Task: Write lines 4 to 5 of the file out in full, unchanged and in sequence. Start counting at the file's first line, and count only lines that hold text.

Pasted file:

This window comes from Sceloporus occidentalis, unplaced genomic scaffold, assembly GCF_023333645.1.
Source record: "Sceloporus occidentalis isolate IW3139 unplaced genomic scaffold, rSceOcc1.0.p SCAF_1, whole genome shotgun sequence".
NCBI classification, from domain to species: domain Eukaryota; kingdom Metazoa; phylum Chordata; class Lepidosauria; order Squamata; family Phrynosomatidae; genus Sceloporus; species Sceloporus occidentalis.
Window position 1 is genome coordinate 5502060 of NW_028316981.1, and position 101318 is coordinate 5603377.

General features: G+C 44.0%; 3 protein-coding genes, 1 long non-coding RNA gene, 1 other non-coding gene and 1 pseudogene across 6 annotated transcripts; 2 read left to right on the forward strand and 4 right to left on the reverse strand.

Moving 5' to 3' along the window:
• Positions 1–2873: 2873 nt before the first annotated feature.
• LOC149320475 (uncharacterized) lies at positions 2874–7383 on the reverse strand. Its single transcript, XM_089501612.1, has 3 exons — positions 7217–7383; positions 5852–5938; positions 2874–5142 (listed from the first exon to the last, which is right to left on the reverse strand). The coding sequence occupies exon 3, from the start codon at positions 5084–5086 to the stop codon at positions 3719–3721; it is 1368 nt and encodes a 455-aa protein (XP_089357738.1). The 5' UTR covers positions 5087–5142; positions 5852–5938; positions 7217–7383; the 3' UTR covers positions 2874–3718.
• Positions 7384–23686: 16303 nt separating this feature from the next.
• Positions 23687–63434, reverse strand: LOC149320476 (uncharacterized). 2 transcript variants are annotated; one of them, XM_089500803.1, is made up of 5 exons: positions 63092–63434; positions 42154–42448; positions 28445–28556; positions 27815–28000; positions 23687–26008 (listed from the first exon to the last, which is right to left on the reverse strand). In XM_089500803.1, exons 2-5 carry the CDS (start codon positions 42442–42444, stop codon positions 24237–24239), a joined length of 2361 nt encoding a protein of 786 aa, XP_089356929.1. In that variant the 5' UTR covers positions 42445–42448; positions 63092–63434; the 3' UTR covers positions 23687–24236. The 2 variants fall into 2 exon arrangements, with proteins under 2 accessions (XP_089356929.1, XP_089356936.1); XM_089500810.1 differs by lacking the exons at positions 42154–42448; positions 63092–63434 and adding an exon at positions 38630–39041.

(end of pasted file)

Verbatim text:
Window position 1 is genome coordinate 5502060 of NW_028316981.1, and position 101318 is coordinate 5603377.

General features: G+C 44.0%; 3 protein-coding genes, 1 long non-coding RNA gene, 1 other non-coding gene and 1 pseudogene across 6 annotated transcripts; 2 read left to right on the forward strand and 4 right to left on the reverse strand.